Then, maybe, someone at SanDisk actually started trying to use WMP, with its tyrannical defaults of ripping to copy-protected .wma mode and its Auto-Synch that tries to dump everything on your computer into the poor unsuspecting Sansa. And someone wisely said, Wait a minute! This is way too much automation! This new WMP is a big kludgy mess! We’d better throw in MSC mode!  And so they did.  

At least they did that. There are lots of mp3 players out there that are MTP only. Scary.

The question of why Windows Explorer can’t see the MTP files…well, it might better be addressed to Micro$oft, which has forced Windows Media Player onto us all. 

You guys just tear me up.

It wasn’t some kind of evil conspiracy to support Microsoft.  Janus DRM (WMDRM-10) support is a necessity for any player to work with protected media, and the essentials are integrated in any Windows-based PC.  This support is necessary for Rhapsody, Napster, Overdrive, NetLibrary, Audible, and many more services.

Yes, SanDisk could have negotiated some novel license agreement with Apple, to allow iTunes AAC (M4p) and such, but even the layman should see the problems inherent in jumping on that bandwagon.  We’d be arguing over the klidginess of iTunes, wouldn’t we?

On the contrary, SanDisk has opted for both MTP and MSC support, which allows operation with platforms other than Windows, like Linux and even OS-X.

The real culprit here is Windows Media Player itself.  Windows Media Player has some bizarre default settings, like the initial device synchronization procedure.  I’ll elabotrate a wee bit on this issue.  WiMP queries the new device, and actually knows the available capacity of the connected Sansa.  But, gentle Sansa users, what does our little WiMP do?  It sends everything but the kitchen sink on to your device if you’ll let it, and if there’s a track titled “Kitchen Sink”, well, it will send that over too!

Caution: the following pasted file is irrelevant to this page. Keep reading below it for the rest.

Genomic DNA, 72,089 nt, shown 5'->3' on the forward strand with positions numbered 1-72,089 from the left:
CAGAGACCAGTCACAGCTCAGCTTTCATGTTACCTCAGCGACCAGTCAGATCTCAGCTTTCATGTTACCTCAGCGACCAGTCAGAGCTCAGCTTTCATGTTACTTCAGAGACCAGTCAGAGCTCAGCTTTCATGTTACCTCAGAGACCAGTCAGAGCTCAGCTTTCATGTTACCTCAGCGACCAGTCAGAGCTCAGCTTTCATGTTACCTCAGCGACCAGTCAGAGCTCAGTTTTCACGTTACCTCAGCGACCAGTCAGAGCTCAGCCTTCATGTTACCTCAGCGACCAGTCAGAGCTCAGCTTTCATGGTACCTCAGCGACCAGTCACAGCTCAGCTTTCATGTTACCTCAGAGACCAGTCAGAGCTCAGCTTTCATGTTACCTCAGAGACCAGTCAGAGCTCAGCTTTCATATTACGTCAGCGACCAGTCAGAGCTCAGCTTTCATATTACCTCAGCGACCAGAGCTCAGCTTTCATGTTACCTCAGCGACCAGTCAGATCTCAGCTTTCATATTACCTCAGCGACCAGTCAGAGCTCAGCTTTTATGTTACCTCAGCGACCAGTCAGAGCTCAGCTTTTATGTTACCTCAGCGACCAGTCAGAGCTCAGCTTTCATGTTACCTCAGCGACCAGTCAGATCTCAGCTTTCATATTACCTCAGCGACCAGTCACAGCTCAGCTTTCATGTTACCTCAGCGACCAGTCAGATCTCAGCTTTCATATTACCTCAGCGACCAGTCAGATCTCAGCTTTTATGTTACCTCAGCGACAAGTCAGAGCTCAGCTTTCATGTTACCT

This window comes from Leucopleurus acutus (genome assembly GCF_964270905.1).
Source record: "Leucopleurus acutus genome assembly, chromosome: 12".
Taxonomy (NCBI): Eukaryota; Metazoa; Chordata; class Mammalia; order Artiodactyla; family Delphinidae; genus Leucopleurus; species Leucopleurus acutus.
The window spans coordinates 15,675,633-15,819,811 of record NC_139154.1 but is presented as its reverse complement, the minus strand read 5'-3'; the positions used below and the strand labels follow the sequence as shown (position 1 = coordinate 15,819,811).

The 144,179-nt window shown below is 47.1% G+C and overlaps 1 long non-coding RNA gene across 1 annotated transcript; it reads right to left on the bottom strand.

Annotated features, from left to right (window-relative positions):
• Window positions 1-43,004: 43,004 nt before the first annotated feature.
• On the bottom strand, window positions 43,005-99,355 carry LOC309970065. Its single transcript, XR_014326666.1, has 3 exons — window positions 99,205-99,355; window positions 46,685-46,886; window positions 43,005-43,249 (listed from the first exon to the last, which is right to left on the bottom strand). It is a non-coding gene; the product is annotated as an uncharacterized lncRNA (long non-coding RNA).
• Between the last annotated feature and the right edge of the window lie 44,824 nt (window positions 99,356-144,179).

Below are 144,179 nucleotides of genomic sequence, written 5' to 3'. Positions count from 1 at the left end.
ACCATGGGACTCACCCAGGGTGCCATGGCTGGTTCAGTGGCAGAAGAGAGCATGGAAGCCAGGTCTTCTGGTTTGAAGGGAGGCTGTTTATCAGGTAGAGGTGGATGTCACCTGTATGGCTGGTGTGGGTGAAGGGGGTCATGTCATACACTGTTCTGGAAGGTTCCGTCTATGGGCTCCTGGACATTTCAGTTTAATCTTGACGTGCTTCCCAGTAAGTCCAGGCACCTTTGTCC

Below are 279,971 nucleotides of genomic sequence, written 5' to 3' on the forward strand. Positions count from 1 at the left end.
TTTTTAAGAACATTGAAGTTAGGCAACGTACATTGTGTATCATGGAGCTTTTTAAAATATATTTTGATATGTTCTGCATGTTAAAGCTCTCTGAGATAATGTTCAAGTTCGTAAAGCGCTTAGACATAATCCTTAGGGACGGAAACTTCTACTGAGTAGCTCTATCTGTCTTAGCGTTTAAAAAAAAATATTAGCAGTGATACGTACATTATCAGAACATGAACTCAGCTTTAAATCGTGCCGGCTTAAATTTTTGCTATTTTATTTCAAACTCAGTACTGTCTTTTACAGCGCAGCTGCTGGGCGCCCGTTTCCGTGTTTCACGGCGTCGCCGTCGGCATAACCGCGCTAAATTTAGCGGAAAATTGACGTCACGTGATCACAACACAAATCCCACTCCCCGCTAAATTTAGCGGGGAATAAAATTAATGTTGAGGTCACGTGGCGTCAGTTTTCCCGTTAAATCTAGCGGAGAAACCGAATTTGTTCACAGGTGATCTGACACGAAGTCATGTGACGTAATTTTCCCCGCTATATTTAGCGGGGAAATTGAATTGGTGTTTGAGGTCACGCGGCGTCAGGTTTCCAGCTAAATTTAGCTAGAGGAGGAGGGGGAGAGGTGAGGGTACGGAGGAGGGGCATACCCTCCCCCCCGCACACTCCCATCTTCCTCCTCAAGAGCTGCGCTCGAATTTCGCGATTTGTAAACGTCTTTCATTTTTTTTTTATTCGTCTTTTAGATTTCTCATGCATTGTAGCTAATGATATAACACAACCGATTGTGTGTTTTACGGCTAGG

The folks at Microsoft left a lot to be desired in Windows Media Player documentation.  Trying to figure out just what to do, and where those important settings are hidden, can be a royal battle. 

On the other hand, WiMP is a powerful application, and is quite handy, once you get the hang of it.  I routinely task it with several Sansas on the USB hub concurrently, and I can switch between devices at will, both internal and external memory. One can have manual tasks plus automatic synchronizations in the same session if desired.  Song ratings, ID3 tag editing, album art, all port easily.  Ah, and playlists with WiMP11 are a breeze.  Oh, and I run both Rhapsody and Audible through WiMP, all licenses and databases intact, making management of multiple Sansas convenient.

This is not without incident, I must note.  Every now and again, WiMP suffers a brain freeze, and corrupts its music database, requiring a slow but automatic rebuilding of the system, and setting up the Sansas’ individual preferences over again.

You do have the option of using a media manager like Media Monkey or Winamp.  I run both on occasion, with MM being quite handy for on the fly OGG rips.  Media Monkey is powerful in its own right, and with its functionality one must learn a new interface as well.

Simply put, integrating MTP mode was the obvious choice for these devices, as it gives most users the functionalities iPod users actually take for granted.  But, they are limited in their options, as iTunes does everything in that venue.

Bob  :smileyvery-happy: 

I’m not saying in any way shape or form that iTunes is good.

I think it’s as obnoxious as Windows Media Player–more so, since if you try to update Quicktime it makes you update iTunes, which installs Bonjour networking, which messed up my home wireless network until I realized what was going on and uninstalled it. Default ripper in iTunes is to AAC files, and the mp3 encoder is second-rate. The “Genius” module in recent iTunes versions is also an annoyance. And can you change the ID3 tag version in iTunes? Not in mine (though I’ve kept a pre-Genius version), so they’re all ID3v2.2

In other words, I would have been disgusted if SanDisk had cast its lot with iTunes. Not that Apple would ever have permitted anything but overpriced, over-designed, under-performing Apple products to sync with iTunes.